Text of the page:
For decades, Hanoi’s special strategic partnerships went uninterrupted. But in recent years, China has increasingly challenged Vietnam’s dominance in Cambodia and Laos, primarily by leveraging Belt and Road Initiative (BRI) projects to raise its influence in the region. Outspent by BRI, Hanoi is almost certainly concerned that it can no longer count on Cambodia and Laos to make decisions aligned with its national security. China’s strengthening ties to Cambodia and Laos in recent years have real effects on Vietnam. For example, Chinese support has likely contributed to Cambodian and Laotian decisions not to fully support Vietnam’s stance on ASEAN’s Code of Conduct negotiations in the South China Sea.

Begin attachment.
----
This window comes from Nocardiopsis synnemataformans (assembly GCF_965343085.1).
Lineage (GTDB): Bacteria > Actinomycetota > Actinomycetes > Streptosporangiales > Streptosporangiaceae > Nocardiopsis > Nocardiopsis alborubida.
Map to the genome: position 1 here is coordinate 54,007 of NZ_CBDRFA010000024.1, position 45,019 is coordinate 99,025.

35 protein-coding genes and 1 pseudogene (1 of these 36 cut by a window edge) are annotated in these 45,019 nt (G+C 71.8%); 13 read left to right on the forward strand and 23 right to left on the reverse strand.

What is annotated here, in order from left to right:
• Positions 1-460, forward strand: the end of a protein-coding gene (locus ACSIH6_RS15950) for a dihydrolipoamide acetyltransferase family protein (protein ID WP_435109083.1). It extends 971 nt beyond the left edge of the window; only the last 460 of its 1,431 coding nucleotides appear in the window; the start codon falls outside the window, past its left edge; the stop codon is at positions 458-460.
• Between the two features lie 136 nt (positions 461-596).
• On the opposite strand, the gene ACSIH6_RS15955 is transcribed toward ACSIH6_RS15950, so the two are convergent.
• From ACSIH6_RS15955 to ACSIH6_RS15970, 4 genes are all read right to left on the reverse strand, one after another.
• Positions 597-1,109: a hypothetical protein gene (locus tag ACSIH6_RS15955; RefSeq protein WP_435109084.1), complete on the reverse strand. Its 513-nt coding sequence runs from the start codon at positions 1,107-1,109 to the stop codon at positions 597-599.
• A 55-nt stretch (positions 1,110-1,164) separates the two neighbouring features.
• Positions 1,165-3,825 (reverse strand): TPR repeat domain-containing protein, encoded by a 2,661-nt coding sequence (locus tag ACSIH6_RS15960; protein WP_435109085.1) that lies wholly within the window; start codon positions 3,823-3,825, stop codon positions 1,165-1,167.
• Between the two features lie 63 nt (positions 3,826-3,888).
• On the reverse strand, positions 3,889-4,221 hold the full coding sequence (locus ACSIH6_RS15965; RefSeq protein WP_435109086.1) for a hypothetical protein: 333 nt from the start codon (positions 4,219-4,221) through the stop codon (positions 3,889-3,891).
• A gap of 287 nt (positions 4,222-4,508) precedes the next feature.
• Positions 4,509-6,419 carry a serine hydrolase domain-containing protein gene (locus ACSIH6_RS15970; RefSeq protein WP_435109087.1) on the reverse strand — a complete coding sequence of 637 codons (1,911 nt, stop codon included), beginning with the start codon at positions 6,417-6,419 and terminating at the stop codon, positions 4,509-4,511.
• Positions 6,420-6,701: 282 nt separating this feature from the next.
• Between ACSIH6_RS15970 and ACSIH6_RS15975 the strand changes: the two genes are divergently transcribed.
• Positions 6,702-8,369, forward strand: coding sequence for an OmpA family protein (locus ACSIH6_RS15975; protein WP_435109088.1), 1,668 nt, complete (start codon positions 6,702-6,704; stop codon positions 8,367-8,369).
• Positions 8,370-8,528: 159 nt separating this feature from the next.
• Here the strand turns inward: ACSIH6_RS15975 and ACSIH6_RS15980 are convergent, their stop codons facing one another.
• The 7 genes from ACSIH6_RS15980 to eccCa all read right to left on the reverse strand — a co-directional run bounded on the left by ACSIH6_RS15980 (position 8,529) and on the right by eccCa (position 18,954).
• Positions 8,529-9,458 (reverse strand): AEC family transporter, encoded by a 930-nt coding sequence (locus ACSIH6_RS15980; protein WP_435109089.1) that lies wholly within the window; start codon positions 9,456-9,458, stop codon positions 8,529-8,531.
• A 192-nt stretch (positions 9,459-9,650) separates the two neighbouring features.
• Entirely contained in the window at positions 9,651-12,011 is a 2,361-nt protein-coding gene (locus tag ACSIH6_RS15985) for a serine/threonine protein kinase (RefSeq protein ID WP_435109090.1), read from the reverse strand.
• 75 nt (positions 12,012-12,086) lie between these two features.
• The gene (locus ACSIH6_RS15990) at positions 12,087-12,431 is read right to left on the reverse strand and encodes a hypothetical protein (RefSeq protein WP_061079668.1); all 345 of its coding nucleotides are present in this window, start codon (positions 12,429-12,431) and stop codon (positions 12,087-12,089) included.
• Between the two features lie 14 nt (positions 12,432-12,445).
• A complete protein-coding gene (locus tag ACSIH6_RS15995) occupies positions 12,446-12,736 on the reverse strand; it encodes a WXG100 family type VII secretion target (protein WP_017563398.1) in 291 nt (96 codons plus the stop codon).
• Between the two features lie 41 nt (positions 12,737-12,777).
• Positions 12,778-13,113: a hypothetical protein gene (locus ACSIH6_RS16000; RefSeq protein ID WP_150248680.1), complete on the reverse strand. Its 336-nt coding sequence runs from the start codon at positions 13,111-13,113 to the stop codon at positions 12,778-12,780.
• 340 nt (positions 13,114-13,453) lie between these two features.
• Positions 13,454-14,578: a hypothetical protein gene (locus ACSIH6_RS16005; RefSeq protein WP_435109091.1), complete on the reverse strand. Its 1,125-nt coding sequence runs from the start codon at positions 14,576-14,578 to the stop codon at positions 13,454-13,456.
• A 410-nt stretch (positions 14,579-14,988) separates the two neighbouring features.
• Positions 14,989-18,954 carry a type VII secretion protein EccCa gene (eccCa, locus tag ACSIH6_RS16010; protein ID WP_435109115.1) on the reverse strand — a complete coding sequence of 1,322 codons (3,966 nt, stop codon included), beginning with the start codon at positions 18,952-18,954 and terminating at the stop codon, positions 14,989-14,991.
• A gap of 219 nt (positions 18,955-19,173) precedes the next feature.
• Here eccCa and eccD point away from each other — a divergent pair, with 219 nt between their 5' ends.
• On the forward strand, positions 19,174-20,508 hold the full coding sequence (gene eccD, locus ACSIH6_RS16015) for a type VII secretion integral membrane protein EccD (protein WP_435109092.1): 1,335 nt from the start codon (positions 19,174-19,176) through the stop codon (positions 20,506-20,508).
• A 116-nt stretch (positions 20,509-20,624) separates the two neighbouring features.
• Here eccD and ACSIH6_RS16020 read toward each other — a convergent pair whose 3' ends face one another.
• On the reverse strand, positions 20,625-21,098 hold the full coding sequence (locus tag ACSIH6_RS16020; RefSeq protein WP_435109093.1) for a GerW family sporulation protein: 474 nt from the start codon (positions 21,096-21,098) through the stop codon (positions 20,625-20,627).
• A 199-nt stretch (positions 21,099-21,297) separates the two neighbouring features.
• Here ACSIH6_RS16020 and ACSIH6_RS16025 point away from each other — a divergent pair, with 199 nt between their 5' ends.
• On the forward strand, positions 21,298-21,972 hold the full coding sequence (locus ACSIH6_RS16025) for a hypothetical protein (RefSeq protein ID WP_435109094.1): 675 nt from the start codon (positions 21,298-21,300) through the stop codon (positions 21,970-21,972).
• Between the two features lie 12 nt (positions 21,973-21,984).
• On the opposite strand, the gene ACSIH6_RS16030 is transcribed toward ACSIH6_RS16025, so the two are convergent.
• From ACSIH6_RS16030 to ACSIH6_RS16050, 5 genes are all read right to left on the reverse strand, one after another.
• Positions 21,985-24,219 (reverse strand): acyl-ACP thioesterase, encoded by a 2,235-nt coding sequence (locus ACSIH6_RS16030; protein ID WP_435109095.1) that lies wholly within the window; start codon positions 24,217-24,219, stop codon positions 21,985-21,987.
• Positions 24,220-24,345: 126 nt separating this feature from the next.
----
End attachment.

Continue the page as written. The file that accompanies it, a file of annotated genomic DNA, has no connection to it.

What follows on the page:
Regarding Cambodia, there are many troubling signs. Cambodian Prime Minister Hun Sen, who has ruled for 35 years, was supported by Vietnam from the late 1970s when he was part of the rebel army that helped overthrow the China-backed Khmer Rouge. He also enjoyed robust support from Hanoi through the 1980s, when Hun Sen’s government was embargoed by China, the United States, and their partners in ASEAN. In recent years, however, the wheel has turned, and Hun Sen become a good friend of Chinese President Xi Jinping. Underscoring the closeness of their relationship, Hun Sen became the first foreign leader to visit Xi in China amid the coronavirus pandemic. He referred to Cambodia and China as “steadfast friends.” Hun Sen has taken his loyalty to China a step further by echoing Beijing’s revisionist history on Chinese support for the Khmer Rouge. He now omits any talk of Chinese transgressions, which must be particularly galling to Vietnam; Hanoi clearly no longer has its man in Cambodia.